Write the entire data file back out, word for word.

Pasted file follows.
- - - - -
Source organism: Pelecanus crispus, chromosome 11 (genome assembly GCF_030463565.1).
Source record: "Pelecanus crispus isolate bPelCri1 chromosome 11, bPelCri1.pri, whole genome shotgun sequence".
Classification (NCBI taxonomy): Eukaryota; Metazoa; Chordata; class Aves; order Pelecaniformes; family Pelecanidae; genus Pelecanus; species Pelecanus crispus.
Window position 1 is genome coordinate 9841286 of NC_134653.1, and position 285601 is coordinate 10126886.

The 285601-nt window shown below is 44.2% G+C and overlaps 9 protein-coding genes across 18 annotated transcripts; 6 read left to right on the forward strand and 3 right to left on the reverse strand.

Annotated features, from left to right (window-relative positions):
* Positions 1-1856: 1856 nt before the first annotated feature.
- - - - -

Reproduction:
Source organism: Pelecanus crispus, chromosome 11 (genome assembly GCF_030463565.1).
Source record: "Pelecanus crispus isolate bPelCri1 chromosome 11, bPelCri1.pri, whole genome shotgun sequence".
Classification (NCBI taxonomy): Eukaryota; Metazoa; Chordata; class Aves; order Pelecaniformes; family Pelecanidae; genus Pelecanus; species Pelecanus crispus.
Window position 1 is genome coordinate 9841286 of NC_134653.1, and position 285601 is coordinate 10126886.

The 285601-nt window shown below is 44.2% G+C and overlaps 9 protein-coding genes across 18 annotated transcripts; 6 read left to right on the forward strand and 3 right to left on the reverse strand.

Annotated features, from left to right (window-relative positions):
* Positions 1-1856: 1856 nt before the first annotated feature.